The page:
The Vector Confections of Electra Sinclair
Illustrator and graphic designer Electra Sinclair’s style is unmistakable: bright pops of color, luminescent hair, and shapes layered so delicately that at first glance they look like gradients. She creates candy-colored portraits in her studio in Auckland, New Zealand. I sat down with the 23-year-old artist to discuss her process, sources of inspiration, and why drawing beards is so frustrating.
TRAINED IN ARCHITECTURE, SELF-TAUGHT IN ILLUSTRATOR
Electra’s childhood home was an arts incubator. Both of her parents trained as architects, and her father is Oscar- and BAFTA-winning art director Kim Sinclair. Being surrounded by filmmakers, designers, and musicians gave Electra a love for the arts of all kinds and a drive to learn new tools and techniques for making beautiful things.
Her process is labor-intensive. She starts with a photo reference and bulks out the major areas of the face and the hair. Next, she layers hundreds of shapes to define the facial features.
MAKING, SHARING, AND STAYING MOTIVATED
Electra is very prolific and usually posts new work to Instagram every week or so. That’s no easy feat given the time each portrait takes, but her commitment to sharing on social media is an effective way to get new portrait commissions and commercial jobs. “The more people who see it, the more it happens in the newsfeed. The more I post, the more work I tend to get.”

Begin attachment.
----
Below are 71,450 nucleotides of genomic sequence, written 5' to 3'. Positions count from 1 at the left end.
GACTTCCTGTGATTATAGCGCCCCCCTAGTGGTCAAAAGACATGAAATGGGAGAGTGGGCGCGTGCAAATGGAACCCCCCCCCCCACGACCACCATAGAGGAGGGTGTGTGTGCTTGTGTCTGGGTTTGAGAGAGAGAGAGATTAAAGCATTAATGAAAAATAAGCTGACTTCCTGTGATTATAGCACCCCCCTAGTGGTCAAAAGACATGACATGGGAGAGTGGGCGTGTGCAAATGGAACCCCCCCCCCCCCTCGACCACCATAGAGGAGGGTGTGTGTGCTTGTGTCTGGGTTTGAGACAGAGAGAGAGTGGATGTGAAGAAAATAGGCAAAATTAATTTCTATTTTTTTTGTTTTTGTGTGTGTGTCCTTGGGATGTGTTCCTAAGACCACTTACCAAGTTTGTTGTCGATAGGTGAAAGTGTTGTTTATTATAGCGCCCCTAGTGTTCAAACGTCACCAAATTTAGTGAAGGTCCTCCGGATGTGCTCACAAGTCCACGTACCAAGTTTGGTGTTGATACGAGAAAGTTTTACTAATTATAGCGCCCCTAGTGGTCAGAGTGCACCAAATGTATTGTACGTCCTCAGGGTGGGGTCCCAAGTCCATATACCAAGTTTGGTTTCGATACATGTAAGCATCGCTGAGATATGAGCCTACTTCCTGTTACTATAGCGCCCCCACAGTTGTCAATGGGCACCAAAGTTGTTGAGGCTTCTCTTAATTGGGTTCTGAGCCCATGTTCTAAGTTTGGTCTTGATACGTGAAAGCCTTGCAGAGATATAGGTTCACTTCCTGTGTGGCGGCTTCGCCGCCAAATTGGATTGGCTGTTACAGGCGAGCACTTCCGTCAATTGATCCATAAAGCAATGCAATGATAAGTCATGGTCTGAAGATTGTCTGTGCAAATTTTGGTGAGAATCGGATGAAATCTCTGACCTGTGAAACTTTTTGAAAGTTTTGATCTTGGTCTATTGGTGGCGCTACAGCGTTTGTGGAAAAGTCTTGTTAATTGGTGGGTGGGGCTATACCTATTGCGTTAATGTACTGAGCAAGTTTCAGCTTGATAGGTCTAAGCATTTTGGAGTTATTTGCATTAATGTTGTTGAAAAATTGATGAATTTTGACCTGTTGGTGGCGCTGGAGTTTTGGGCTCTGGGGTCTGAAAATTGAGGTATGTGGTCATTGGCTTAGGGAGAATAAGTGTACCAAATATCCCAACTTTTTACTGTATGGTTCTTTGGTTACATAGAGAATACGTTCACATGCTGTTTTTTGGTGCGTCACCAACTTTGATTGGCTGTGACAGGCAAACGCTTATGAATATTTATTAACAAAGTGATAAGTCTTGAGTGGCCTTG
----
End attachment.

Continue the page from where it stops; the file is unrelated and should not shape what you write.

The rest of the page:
It’s hard for her to choose stand-out pieces from among her recent work because for Electra, it's more about how each piece affects the process going forward. For instance, her approach to color in her portrait of Ryan Gosling from Blade Runner 2049 changed the way she looked at color in the pieces immediately following it. “It’s like I’ve hit on something new that I want to keep looking at.”
DON’T LIMIT YOURSELF
At twenty-three, Electra is still early in her career. However, her style has evolved considerably since she graduated from university, and she credits that to the incremental changes that only come from making a lot of work over time. “No one else probably notices,” she says, “but I always feel that every piece I do is slightly better than the last one, or feels slightly easier, or I understand something better.”
She has the following advice for young creatives: “It’s important to find something that you really enjoy doing. Hone your skill and try and turn that into something that you can do. Also, don’t limit yourself. There are lots of opportunities out there, and your skills are flexible. Look at opportunities that aren’t necessarily what you thought you might do, but you know you can.”